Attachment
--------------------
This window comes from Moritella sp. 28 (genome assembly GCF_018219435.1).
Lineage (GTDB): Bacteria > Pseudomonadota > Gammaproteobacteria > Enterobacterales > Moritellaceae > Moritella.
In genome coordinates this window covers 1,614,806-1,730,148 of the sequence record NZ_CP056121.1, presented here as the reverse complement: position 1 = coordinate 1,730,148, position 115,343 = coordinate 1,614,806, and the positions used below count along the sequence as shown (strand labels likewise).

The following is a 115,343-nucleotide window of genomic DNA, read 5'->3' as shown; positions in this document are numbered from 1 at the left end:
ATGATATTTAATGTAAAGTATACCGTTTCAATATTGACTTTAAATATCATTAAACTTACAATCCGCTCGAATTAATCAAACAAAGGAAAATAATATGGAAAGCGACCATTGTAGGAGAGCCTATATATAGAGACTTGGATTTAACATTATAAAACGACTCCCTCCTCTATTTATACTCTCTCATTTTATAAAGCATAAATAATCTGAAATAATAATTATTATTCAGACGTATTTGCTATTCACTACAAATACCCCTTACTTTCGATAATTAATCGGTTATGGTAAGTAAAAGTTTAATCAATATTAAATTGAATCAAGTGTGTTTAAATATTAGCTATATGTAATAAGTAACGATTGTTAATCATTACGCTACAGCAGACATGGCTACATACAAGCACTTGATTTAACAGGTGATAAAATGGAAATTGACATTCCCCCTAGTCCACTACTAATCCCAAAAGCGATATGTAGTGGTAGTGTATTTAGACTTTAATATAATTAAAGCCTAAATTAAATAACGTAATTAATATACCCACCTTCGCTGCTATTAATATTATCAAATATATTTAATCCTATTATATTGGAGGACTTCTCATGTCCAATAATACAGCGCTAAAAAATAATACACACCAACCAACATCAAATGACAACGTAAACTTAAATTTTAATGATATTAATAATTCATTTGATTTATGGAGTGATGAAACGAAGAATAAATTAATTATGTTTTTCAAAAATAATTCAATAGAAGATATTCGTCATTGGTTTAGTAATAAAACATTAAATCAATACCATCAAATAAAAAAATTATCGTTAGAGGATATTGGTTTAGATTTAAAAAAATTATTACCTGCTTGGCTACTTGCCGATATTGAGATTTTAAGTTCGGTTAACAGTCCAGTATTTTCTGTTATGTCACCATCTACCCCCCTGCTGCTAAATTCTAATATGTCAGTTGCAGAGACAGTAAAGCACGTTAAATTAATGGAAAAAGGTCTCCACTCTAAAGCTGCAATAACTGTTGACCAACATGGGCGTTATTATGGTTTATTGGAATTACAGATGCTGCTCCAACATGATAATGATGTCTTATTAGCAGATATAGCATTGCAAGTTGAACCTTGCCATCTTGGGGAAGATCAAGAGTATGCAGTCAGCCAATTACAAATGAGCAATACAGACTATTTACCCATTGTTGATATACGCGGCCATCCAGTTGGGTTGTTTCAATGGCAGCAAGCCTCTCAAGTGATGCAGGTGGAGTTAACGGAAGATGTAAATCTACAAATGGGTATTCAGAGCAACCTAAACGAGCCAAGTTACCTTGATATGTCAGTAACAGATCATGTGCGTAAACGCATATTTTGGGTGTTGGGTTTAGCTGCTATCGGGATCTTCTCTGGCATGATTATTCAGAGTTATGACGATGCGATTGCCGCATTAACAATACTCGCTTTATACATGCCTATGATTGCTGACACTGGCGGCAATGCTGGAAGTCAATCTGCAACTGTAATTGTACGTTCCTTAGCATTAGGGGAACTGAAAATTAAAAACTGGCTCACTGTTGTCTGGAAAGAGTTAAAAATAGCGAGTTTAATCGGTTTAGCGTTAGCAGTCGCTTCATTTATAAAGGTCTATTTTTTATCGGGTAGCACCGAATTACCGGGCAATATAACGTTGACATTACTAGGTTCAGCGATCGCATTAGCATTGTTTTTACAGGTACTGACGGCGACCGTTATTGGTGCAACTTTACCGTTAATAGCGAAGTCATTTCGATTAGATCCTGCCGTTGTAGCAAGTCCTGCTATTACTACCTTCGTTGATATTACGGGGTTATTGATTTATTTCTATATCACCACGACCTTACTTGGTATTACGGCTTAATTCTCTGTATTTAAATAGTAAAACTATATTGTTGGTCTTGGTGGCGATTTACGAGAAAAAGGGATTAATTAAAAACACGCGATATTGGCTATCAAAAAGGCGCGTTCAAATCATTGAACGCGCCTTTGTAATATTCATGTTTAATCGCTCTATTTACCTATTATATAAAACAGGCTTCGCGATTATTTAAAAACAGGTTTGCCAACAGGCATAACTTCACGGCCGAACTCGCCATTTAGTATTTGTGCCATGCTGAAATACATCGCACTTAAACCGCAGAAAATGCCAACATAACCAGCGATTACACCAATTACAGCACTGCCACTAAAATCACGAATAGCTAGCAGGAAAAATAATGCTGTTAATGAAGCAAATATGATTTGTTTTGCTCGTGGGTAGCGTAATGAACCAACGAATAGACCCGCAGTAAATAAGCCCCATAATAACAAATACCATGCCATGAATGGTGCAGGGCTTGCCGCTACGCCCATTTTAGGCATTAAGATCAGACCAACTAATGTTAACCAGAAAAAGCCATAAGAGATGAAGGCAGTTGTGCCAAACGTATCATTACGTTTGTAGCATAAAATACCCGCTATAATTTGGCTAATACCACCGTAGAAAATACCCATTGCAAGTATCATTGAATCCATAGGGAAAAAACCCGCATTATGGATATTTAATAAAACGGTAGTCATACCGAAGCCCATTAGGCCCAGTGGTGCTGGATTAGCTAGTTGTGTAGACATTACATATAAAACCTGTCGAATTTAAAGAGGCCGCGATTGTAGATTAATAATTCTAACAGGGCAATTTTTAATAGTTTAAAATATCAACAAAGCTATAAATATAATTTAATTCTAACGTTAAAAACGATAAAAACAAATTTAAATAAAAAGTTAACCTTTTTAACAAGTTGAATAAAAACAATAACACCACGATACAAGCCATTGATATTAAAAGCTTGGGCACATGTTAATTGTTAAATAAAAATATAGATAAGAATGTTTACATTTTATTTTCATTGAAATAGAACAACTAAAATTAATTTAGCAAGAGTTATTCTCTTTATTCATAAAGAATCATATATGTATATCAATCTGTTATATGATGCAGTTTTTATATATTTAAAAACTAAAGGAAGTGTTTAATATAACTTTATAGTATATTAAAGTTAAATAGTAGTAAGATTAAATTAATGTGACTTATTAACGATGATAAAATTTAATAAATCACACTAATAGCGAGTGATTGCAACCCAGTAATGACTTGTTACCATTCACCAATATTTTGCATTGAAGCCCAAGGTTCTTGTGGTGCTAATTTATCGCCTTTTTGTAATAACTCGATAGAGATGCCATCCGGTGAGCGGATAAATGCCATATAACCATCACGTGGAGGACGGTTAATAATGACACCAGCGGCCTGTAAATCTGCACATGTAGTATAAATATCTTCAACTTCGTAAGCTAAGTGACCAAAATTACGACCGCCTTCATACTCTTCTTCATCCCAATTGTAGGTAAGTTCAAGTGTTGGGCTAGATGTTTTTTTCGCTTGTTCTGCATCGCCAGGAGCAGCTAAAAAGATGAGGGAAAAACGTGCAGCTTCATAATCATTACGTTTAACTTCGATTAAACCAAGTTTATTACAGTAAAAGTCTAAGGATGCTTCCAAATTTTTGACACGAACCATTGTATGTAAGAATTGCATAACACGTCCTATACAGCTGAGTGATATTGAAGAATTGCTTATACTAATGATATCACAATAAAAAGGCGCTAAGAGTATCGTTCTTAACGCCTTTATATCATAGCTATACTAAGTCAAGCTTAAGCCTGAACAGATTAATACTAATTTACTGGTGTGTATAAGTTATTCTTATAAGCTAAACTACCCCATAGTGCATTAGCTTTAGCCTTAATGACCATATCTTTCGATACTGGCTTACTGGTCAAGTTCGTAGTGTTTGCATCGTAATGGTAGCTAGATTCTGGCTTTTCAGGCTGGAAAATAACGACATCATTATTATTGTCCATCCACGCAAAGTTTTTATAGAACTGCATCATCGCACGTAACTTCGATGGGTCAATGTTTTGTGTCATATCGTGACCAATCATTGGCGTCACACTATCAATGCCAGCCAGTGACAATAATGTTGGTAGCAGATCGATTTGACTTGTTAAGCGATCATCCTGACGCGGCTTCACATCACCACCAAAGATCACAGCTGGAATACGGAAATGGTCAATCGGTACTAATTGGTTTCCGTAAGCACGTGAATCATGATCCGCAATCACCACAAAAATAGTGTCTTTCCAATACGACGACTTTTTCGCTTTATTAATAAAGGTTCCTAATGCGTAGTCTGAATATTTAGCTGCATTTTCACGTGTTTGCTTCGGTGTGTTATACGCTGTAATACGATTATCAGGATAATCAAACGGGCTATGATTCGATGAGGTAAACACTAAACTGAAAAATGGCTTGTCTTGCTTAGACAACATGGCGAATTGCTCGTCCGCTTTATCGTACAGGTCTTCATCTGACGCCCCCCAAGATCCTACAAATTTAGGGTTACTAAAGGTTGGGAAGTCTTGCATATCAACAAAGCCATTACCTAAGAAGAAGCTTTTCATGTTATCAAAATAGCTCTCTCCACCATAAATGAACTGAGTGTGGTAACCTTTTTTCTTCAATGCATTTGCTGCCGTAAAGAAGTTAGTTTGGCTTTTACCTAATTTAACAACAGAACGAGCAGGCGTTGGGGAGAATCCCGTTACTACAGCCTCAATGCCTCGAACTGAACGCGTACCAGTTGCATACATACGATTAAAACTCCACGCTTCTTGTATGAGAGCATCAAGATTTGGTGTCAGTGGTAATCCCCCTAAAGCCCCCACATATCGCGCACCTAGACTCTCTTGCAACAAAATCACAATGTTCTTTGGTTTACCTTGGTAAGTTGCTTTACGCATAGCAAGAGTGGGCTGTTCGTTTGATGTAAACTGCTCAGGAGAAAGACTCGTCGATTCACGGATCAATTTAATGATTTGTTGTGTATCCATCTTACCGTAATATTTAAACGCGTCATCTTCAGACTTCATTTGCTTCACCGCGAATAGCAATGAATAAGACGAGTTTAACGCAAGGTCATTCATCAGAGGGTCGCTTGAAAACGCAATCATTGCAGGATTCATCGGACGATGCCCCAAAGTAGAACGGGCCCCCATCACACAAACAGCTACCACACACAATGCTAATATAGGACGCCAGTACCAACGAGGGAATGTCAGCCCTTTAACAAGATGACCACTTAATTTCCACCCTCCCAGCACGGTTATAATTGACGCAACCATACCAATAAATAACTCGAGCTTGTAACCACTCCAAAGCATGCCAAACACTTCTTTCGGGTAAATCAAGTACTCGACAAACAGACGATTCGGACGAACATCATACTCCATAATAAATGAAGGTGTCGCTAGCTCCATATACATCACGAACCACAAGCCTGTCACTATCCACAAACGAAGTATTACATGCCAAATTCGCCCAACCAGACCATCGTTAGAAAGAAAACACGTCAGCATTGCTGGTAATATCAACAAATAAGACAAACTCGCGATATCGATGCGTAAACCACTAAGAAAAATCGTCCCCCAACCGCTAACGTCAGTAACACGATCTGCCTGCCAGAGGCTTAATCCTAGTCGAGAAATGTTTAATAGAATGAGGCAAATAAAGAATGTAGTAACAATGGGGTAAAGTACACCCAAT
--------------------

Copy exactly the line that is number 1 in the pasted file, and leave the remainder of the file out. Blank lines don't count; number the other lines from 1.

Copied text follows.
This window comes from Moritella sp. 28 (genome assembly GCF_018219435.1).